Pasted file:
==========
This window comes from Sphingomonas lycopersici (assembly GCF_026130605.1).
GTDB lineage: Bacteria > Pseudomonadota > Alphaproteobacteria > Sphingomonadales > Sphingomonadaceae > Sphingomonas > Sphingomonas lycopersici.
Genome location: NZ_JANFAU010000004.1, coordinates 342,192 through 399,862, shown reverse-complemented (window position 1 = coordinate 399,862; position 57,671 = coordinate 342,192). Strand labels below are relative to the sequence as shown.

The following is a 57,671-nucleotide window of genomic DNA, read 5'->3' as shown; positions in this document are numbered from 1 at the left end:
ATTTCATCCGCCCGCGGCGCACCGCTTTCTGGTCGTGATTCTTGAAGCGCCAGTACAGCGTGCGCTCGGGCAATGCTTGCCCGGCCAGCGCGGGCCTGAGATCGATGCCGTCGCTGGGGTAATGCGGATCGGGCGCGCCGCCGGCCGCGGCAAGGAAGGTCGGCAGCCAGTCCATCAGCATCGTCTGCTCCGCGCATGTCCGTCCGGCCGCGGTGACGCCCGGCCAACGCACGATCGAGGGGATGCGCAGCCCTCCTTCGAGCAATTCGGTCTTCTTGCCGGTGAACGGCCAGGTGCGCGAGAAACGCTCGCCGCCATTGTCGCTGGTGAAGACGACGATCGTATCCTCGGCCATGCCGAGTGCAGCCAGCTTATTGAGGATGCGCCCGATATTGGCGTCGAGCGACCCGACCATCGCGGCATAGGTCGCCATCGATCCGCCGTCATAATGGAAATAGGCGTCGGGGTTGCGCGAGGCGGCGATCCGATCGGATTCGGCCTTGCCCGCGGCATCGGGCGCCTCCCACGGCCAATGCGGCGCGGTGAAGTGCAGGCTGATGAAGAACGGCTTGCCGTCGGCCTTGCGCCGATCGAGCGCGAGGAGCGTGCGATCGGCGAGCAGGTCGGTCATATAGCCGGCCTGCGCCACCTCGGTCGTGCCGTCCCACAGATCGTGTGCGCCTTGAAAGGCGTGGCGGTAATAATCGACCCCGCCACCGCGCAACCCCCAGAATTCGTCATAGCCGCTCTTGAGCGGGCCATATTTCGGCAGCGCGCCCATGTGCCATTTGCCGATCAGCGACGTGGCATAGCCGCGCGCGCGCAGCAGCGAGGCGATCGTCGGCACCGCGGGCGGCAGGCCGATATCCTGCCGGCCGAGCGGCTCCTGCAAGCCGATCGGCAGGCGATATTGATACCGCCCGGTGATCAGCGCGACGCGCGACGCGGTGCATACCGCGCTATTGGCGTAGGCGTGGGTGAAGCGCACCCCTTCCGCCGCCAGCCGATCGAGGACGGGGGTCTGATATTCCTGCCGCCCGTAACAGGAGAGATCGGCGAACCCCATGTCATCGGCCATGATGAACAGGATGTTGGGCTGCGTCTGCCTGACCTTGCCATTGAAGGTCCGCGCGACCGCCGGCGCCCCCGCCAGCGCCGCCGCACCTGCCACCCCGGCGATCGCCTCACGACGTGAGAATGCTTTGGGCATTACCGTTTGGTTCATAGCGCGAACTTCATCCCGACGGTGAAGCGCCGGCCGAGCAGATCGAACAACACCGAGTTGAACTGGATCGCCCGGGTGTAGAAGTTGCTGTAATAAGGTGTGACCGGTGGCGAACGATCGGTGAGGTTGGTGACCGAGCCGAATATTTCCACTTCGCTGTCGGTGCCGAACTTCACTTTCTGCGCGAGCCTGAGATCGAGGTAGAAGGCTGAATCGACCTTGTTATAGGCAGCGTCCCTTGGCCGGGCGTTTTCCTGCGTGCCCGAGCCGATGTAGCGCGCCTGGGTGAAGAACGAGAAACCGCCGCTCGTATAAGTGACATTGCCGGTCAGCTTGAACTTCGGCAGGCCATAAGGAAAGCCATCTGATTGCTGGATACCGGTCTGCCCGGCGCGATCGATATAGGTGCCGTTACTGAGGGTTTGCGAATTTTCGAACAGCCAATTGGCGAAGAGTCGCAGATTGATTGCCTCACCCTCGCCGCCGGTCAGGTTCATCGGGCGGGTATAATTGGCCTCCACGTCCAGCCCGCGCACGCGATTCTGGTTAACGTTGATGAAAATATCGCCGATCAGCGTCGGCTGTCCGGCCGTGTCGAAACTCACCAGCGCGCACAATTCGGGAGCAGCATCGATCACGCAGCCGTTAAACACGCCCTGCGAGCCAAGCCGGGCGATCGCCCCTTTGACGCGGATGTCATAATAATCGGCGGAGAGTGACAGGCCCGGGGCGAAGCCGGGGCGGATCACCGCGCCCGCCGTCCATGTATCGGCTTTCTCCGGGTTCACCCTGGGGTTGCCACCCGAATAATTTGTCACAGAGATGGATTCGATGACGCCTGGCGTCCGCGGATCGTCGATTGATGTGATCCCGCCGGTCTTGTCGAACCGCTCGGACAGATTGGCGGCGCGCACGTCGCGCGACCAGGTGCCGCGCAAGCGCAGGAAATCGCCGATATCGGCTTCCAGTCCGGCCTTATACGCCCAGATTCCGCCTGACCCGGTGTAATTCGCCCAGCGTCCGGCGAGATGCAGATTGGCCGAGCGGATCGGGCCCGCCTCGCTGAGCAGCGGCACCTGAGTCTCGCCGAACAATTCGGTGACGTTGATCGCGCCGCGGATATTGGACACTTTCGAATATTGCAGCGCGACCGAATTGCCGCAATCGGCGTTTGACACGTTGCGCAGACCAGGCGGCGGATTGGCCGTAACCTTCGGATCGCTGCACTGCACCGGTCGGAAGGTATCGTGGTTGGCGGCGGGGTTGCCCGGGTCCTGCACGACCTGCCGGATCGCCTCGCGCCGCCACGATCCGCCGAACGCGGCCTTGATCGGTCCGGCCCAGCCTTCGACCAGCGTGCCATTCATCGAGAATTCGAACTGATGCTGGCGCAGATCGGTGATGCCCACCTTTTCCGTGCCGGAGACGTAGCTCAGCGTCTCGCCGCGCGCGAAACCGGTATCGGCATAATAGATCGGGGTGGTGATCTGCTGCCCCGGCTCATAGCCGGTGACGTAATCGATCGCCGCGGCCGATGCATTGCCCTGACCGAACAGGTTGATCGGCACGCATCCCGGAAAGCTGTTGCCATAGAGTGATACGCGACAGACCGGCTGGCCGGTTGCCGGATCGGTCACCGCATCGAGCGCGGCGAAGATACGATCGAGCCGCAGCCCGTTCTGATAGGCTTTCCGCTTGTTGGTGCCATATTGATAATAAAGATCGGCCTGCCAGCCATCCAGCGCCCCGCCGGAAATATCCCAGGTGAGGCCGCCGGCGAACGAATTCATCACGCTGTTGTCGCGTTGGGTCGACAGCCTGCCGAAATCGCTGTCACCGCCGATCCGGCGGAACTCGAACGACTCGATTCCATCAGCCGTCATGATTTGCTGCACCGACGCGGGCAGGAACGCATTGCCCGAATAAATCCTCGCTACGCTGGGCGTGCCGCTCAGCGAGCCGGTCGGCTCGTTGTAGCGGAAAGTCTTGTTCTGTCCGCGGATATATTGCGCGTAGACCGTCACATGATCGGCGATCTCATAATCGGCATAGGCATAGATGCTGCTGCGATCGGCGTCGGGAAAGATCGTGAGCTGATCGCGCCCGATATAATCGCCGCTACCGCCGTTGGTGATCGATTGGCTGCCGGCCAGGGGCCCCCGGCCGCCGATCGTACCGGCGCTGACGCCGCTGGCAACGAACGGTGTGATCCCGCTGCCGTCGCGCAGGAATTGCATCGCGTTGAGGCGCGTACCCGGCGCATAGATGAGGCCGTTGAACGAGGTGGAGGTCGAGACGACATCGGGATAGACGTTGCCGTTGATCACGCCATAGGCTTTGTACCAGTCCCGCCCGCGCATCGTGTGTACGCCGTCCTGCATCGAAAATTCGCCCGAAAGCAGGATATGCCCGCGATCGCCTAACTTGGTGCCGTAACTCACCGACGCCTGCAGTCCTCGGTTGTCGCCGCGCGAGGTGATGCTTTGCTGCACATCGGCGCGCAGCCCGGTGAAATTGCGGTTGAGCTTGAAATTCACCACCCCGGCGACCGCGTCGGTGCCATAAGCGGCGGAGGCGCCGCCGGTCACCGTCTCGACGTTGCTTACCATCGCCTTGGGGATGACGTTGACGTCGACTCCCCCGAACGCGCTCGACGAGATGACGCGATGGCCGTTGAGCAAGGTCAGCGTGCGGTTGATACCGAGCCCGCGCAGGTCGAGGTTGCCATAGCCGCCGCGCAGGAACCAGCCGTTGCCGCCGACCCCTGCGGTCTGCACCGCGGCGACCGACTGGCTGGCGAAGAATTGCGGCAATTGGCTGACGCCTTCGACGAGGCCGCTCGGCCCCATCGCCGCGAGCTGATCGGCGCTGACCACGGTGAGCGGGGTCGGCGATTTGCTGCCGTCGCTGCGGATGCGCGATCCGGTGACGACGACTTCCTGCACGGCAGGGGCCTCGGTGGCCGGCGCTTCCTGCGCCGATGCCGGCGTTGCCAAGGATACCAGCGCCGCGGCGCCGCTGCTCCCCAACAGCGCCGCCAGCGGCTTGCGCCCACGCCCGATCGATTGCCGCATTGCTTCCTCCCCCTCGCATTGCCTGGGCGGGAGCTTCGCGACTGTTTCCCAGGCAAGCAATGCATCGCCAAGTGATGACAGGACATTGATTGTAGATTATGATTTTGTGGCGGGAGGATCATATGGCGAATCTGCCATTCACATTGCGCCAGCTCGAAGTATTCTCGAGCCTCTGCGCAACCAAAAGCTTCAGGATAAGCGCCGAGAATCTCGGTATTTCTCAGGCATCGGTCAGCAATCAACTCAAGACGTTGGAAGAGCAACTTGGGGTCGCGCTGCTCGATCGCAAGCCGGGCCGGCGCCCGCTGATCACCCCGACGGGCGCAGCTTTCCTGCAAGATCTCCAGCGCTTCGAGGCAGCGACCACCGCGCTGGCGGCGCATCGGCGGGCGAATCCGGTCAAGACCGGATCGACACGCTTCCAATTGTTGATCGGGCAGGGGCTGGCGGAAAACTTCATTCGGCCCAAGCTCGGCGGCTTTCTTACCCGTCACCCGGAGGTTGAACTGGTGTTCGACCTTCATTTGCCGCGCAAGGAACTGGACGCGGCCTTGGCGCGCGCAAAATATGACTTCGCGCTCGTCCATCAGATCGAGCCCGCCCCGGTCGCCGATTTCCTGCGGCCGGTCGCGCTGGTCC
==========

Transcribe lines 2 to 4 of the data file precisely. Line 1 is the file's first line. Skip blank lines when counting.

GTDB lineage: Bacteria > Pseudomonadota > Alphaproteobacteria > Sphingomonadales > Sphingomonadaceae > Sphingomonas > Sphingomonas lycopersici.
Genome location: NZ_JANFAU010000004.1, coordinates 342,192 through 399,862, shown reverse-complemented (window position 1 = coordinate 399,862; position 57,671 = coordinate 342,192). Strand labels below are relative to the sequence as shown.

The following is a 57,671-nucleotide window of genomic DNA, read 5'->3' as shown; positions in this document are numbered from 1 at the left end: